Remakes are always a dicey proposition, especially when you’re remaking 1997 sleeper cult title Cube, where the first person we saw was quickly and cleanly diced by a trap.
I wouldn’t have thought there would be any reason for a Japanese reworking of the material. If anything, I thought a J-horror version would have a higher gore quotient. Surprisingly, this 2021 film may actually have less viscera than the original Canadian work.
We still have a group of strangers awakening in one of the rooms. Others wander in from adjacent rooms. None have any recollection of how they got there. Each has been stripped of their belongings, and are clad in matching uniforms and army boots. Their shirts have buttons and those, along with the boots, will play an important role.
Each room is identical, and all six sides of each are identical: a grid of nine panels that emit a dull light, rungs between those panels and, in the center of each side, a hatch into one of six adjacent rooms. As you can imagine, trying to get into the room above or below the current location requires some finesse.
Just like in the original (and its sequels), some rooms have lethal booby traps. In the hatchway between each cube, there are three sets of three-digit numbers, and it doesn’t take long for a character to notice one of those numbers will be a prime number when that room has a trap.
Also similar to the original, the characters here don’t have much depth, and are archetypes more than they are fully-fledged people. Still, these are different archetypes than the original, and I think that partly has to do with differences between the cultures of Japan and Canada.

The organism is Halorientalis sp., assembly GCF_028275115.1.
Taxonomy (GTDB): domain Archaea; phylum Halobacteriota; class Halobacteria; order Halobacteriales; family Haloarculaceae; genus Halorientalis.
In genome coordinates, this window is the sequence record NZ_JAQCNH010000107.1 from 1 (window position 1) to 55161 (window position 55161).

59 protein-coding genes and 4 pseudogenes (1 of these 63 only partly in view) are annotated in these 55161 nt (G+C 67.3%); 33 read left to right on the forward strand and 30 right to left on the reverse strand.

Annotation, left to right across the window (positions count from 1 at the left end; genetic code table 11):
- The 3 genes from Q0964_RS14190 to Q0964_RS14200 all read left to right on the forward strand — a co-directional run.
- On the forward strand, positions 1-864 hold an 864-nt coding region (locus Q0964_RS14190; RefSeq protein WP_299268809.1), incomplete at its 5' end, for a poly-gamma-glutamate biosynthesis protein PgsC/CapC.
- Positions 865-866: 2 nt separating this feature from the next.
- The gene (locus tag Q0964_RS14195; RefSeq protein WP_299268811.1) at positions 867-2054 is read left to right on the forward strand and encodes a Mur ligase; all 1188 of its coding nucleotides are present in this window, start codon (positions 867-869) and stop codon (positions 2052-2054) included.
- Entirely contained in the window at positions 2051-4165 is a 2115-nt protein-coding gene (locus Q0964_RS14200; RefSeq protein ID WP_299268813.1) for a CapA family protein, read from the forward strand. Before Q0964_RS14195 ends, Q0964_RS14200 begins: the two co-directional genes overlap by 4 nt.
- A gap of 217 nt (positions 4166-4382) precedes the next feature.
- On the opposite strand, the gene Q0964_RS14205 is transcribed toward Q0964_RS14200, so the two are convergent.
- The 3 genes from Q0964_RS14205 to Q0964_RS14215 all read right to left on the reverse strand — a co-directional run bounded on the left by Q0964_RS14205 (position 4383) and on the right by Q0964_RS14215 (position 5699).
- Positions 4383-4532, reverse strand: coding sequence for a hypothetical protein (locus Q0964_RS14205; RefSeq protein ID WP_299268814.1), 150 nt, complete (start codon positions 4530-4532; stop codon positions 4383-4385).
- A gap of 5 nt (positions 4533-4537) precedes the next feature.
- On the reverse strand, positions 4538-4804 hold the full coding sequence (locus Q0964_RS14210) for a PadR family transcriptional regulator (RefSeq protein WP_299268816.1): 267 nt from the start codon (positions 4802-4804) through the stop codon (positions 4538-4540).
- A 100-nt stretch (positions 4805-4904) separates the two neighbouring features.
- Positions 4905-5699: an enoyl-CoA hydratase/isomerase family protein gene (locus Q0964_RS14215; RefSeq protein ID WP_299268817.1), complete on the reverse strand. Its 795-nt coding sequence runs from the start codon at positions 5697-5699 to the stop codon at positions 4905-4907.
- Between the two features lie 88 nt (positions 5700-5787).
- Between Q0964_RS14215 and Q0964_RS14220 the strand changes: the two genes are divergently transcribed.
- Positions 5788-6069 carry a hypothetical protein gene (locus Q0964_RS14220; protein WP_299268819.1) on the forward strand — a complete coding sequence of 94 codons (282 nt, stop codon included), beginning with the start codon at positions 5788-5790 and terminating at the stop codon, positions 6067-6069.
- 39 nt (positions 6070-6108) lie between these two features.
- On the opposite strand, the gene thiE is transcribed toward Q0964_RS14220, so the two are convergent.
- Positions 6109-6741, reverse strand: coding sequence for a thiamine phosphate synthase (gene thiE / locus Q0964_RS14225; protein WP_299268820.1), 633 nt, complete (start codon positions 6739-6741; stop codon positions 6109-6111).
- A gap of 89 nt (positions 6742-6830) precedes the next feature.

Still, these personalities take the movie in some territories not explored in the first. We will be shown, in pieces, one moment in a character’s life before entering the cube. That is new, and it ties into what I perceived to be an interesting theme of this version, which is more about the emotional growth of an individual instead of this simply being a struggle to survive.
No knock on the 1997 version, but the acting is a bit better in this take, overall. Another new element to this version is one character is a young boy, and our concern for him heightens the tension. It is a solid performance from the young actor. Also interesting is the sole woman in the group, who seems to be some sort of cypher. Her absence of personality makes her all the more intriguing. Try to watch for moments when she blinks—they are few and she always seems to do it purposefully.
I refuse to consider whether the 1997 or 2021 version of Cube is superior, but they both have their own merits and each explores some ideas and concepts that aren’t considered in the other. I wonder if anybody is offended when an American or Canadian movie is remade in Japan. That would amuse me, as we never seem to have a problem with Hollywood remaking films from there. I think its fair game, and about time, we started seeing what other countries can do with works that originate from this side of the pond.
Dir: Yasuhiko Shimizu
Starring Masaki Okada, Takumi Saitô, Masaki Suda, Hikaru Tashiro, Anne Watanabe, Kôtarô Yoshida
Watched on Terror Vision blu-ray